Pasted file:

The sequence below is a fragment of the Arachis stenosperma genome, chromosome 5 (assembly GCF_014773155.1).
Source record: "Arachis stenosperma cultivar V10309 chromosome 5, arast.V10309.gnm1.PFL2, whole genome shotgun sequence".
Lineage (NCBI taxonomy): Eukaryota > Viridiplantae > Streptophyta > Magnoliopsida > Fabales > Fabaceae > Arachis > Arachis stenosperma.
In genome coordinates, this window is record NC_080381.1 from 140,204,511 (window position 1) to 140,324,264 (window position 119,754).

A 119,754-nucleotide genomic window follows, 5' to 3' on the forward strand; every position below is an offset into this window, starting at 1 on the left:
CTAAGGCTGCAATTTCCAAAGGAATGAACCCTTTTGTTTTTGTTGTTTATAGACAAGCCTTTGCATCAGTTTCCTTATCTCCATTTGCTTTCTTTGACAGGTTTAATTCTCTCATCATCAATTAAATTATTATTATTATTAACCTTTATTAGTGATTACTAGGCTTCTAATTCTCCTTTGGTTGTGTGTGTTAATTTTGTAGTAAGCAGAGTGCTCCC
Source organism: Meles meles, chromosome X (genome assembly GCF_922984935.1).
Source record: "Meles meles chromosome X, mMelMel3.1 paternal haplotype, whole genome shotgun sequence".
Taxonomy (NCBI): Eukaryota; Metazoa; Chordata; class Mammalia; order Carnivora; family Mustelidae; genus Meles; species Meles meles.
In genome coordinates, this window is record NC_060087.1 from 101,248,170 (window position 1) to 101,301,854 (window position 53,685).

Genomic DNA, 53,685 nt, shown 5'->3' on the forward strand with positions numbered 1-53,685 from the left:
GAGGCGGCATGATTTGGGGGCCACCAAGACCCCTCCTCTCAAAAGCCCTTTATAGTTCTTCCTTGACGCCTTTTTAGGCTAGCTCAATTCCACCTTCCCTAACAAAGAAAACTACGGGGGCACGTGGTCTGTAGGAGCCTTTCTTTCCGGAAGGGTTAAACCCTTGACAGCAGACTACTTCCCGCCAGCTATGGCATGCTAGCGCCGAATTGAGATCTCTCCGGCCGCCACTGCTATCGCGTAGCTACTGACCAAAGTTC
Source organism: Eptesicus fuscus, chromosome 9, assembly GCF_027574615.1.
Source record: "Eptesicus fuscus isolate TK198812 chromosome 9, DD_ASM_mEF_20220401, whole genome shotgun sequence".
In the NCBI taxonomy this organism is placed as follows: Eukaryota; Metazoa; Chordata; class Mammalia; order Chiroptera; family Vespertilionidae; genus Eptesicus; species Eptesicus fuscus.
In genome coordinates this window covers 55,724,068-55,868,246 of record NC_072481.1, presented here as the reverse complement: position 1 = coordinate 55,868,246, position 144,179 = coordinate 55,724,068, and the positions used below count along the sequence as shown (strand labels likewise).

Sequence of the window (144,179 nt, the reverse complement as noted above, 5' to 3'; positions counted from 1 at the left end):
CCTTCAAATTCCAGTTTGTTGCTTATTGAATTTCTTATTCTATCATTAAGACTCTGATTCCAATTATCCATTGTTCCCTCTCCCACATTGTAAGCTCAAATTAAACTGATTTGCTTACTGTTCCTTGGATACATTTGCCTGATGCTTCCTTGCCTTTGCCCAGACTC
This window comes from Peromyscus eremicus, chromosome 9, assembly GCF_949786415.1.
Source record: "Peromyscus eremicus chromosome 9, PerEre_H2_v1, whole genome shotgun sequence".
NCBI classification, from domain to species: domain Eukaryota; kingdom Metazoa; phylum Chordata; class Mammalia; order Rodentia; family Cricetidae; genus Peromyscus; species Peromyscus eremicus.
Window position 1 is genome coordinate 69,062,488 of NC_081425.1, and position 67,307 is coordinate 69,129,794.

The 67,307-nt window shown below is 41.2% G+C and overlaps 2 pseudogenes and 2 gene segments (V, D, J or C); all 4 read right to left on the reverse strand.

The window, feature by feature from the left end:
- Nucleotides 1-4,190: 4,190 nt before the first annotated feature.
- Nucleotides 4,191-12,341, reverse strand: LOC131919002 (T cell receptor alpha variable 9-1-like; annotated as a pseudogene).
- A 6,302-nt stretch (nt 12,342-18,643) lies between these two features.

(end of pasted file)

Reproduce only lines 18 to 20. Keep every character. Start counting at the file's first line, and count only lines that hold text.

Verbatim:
CCTTCAAATTCCAGTTTGTTGCTTATTGAATTTCTTATTCTATCATTAAGACTCTGATTCCAATTATCCATTGTTCCCTCTCCCACATTGTAAGCTCAAATTAAACTGATTTGCTTACTGTTCCTTGGATACATTTGCCTGATGCTTCCTTGCCTTTGCCCAGACTC
This window comes from Peromyscus eremicus, chromosome 9, assembly GCF_949786415.1.
Source record: "Peromyscus eremicus chromosome 9, PerEre_H2_v1, whole genome shotgun sequence".